Louis Vuitton “Monogram” Trunk (French, circa 1898–1904)
It was the turn of the twentieth century; the destination a luxury hotel in Aix-les-Bains, home to the famed hot sulfur springs located at the foot of the Alps in Southeastern France, and this traveler would be arriving in style with their Louis Vuitton trunk.
In 1837, a 16-year-old boy from the French village of Anchay, Louis Vuitton Mallatier, now commonly simply referred to as Louis Vuitton, began his craft as an apprentice in a Paris trunk-making shop. In 1854, he founded his own trunk-making company. Unlike the round-topped or “domed” trunks which were in fashion at that time, Vuitton’s trunks featured flat, wood-slatted tops and bottoms. His design allowed for efficient stacking, and his innovative canvas sheathing made his creation’s lighter and more waterproof than the traditional leather. Air tight with a purportedly theft-proof patented tumbler lock and a clever array of drawers, cubbyholes, and baskets, the trunks quickly found their way into the first-class suites of steamships and railway trains.
While most of the features of the trunk stayed the same over the years, Louis Vuitton was continually challenged to introduce new canvases, simply to keep ahead of his imitators. His first trunk featured a solid-color gray canvas, the “Trianon” (1858–1876), which was followed by the “Raynee” canvas (1876–1888), a pattern of brown and beige stripes. In 1888 came the introduction of “Damier” canvas, a checkered pattern that was offered in two color schemes. It was after Louis Vuitton’s death in 1892, when control of the company passed to his son George Vuitton, that the now-iconic LV “Monogram” canvas was introduced and patented. George drew his inspiration for the canvas from the drawings of the Aesthetic Movement of the late Victorian era. From that highly popular design period, he chose a flower and quatrefoil device, to go with the LV monogram, to grace the company’s signature canvas.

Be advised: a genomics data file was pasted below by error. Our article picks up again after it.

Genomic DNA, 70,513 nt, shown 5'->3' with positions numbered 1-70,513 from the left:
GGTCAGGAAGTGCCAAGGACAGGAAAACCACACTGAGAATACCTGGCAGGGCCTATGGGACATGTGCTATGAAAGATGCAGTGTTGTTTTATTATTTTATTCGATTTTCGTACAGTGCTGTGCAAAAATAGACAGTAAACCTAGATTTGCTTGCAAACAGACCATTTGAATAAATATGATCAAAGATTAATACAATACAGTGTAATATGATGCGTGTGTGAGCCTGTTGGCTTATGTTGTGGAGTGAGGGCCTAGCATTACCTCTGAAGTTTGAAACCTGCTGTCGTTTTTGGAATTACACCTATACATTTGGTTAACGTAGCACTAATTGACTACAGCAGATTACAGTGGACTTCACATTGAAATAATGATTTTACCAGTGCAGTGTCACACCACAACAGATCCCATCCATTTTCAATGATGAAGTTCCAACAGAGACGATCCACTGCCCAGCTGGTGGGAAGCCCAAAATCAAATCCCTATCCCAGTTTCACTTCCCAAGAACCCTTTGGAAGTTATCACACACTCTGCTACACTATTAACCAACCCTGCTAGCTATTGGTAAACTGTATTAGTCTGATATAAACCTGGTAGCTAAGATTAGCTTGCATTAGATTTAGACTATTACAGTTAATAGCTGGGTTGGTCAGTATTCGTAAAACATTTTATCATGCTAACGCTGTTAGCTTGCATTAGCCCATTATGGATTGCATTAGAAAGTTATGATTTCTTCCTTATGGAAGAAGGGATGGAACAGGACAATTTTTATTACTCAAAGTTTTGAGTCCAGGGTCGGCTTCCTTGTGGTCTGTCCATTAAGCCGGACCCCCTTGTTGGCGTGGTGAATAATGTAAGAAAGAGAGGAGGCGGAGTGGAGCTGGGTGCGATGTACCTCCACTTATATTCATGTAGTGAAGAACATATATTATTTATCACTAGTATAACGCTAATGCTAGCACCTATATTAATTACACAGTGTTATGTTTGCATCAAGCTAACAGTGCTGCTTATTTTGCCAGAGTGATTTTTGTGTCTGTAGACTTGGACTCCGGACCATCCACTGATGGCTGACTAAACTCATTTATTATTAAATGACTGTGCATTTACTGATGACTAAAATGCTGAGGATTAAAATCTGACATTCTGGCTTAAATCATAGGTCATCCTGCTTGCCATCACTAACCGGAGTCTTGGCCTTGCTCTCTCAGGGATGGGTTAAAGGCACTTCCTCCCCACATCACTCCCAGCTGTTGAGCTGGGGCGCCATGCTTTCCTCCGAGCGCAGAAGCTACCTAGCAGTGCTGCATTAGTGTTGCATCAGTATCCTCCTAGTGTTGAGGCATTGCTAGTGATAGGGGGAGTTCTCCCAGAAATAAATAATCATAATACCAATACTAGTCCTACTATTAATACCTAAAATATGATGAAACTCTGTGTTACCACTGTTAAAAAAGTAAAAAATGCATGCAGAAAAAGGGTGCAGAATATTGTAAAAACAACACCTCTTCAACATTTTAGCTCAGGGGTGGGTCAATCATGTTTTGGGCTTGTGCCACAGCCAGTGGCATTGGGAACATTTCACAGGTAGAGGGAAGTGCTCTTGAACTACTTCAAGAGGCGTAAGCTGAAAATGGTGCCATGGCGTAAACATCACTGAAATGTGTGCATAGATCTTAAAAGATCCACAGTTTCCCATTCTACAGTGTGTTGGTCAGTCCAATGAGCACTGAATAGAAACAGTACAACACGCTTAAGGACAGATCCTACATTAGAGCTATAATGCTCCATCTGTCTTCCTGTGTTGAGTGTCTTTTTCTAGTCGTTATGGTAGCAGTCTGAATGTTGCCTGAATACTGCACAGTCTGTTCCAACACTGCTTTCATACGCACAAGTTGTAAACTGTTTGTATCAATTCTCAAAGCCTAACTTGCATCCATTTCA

As objects, this luggage blurs the lines of status symbol and functional sculpture. Actively collected, the many forms of LV trunks and suitcases are being repurposed today into household furnishings such as nightstands and coffee tables, simply by adding a sheet of glass to the top surface.
Rarely are vintage examples of these retired travelers found in mint condition with all interior parts intact, but when they are found, their retail cost can go into five figures.
Having purchased this trunk for $800 over twenty-five years ago, the owner may be pleased to know that on the current auction market very similar examples, from the same time period, are fetching $2,800 to $4,000. However, this is a case where I would insist that the owner get a second opinion from a dealer that specializes in LV trunks. As with all antiques and collectibles, condition is always the key factor. Restoration and special features are determinants in the current fair market value.
There are examples of custom-made trunks that command prices in the $10,000 to $30,000 range. Past the contributing factors of provenance and condition, I am not confident that I know all the nuances that contribute to commanding higher prices.
In 2010, the Louis Vuitton Company collaborated on a largely pictorial coffee-table book entitled Louis Vuitton: 100 Legendary Trunks. It contains the history of the company with many archival photographs.
Linda Dyer serves as an appraiser, broker, and consultant in the field of antiques and fine art. She has appeared on the PBS production Antiques Roadshow since season one, which aired in 1997, as an appraiser of Tribal Arts. If you would like Linda to appraise one of your antiques, please send a clear, detailed image to email@example.com. Or send photo to Antiques, Nashville Arts Magazine, 644 West Iris Dr., Nashville, TN 37204.